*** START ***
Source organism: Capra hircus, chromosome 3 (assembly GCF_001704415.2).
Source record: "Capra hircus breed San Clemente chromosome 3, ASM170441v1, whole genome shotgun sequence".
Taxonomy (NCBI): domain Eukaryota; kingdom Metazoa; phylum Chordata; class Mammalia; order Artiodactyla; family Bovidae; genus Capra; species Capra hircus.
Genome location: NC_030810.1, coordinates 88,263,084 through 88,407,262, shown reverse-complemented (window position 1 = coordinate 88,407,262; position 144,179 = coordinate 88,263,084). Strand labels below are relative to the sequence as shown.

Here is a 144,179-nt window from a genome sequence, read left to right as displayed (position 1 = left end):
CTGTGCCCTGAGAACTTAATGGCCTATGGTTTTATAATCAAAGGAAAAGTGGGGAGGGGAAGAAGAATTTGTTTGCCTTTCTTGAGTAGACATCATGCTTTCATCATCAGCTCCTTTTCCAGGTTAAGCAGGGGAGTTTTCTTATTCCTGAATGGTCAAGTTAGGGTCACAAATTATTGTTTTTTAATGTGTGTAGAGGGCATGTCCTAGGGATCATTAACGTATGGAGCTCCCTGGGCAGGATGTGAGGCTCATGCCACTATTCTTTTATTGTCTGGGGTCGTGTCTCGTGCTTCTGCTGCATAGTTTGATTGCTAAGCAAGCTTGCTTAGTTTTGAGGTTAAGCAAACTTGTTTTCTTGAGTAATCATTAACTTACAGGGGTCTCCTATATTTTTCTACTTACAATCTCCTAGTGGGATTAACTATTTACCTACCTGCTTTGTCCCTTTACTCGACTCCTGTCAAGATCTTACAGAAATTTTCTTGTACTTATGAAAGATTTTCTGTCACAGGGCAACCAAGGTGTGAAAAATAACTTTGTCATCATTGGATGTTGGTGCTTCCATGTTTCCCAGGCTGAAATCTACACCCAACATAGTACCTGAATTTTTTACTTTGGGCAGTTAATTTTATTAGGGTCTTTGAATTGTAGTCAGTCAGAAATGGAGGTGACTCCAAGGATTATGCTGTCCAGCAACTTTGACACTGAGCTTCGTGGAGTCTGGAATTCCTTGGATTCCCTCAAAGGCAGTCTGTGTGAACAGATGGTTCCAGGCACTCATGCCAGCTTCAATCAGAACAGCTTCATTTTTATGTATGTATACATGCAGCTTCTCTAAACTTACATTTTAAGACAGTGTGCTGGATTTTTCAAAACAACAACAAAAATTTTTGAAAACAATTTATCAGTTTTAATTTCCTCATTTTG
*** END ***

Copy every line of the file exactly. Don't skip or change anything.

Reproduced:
Source organism: Capra hircus, chromosome 3 (assembly GCF_001704415.2).
Source record: "Capra hircus breed San Clemente chromosome 3, ASM170441v1, whole genome shotgun sequence".
Taxonomy (NCBI): domain Eukaryota; kingdom Metazoa; phylum Chordata; class Mammalia; order Artiodactyla; family Bovidae; genus Capra; species Capra hircus.
Genome location: NC_030810.1, coordinates 88,263,084 through 88,407,262, shown reverse-complemented (window position 1 = coordinate 88,407,262; position 144,179 = coordinate 88,263,084). Strand labels below are relative to the sequence as shown.

Here is a 144,179-nt window from a genome sequence, read left to right as displayed (position 1 = left end):
CTGTGCCCTGAGAACTTAATGGCCTATGGTTTTATAATCAAAGGAAAAGTGGGGAGGGGAAGAAGAATTTGTTTGCCTTTCTTGAGTAGACATCATGCTTTCATCATCAGCTCCTTTTCCAGGTTAAGCAGGGGAGTTTTCTTATTCCTGAATGGTCAAGTTAGGGTCACAAATTATTGTTTTTTAATGTGTGTAGAGGGCATGTCCTAGGGATCATTAACGTATGGAGCTCCCTGGGCAGGATGTGAGGCTCATGCCACTATTCTTTTATTGTCTGGGGTCGTGTCTCGTGCTTCTGCTGCATAGTTTGATTGCTAAGCAAGCTTGCTTAGTTTTGAGGTTAAGCAAACTTGTTTTCTTGAGTAATCATTAACTTACAGGGGTCTCCTATATTTTTCTACTTACAATCTCCTAGTGGGATTAACTATTTACCTACCTGCTTTGTCCCTTTACTCGACTCCTGTCAAGATCTTACAGAAATTTTCTTGTACTTATGAAAGATTTTCTGTCACAGGGCAACCAAGGTGTGAAAAATAACTTTGTCATCATTGGATGTTGGTGCTTCCATGTTTCCCAGGCTGAAATCTACACCCAACATAGTACCTGAATTTTTTACTTTGGGCAGTTAATTTTATTAGGGTCTTTGAATTGTAGTCAGTCAGAAATGGAGGTGACTCCAAGGATTATGCTGTCCAGCAACTTTGACACTGAGCTTCGTGGAGTCTGGAATTCCTTGGATTCCCTCAAAGGCAGTCTGTGTGAACAGATGGTTCCAGGCACTCATGCCAGCTTCAATCAGAACAGCTTCATTTTTATGTATGTATACATGCAGCTTCTCTAAACTTACATTTTAAGACAGTGTGCTGGATTTTTCAAAACAACAACAAAAATTTTTGAAAACAATTTATCAGTTTTAATTTCCTCATTTTG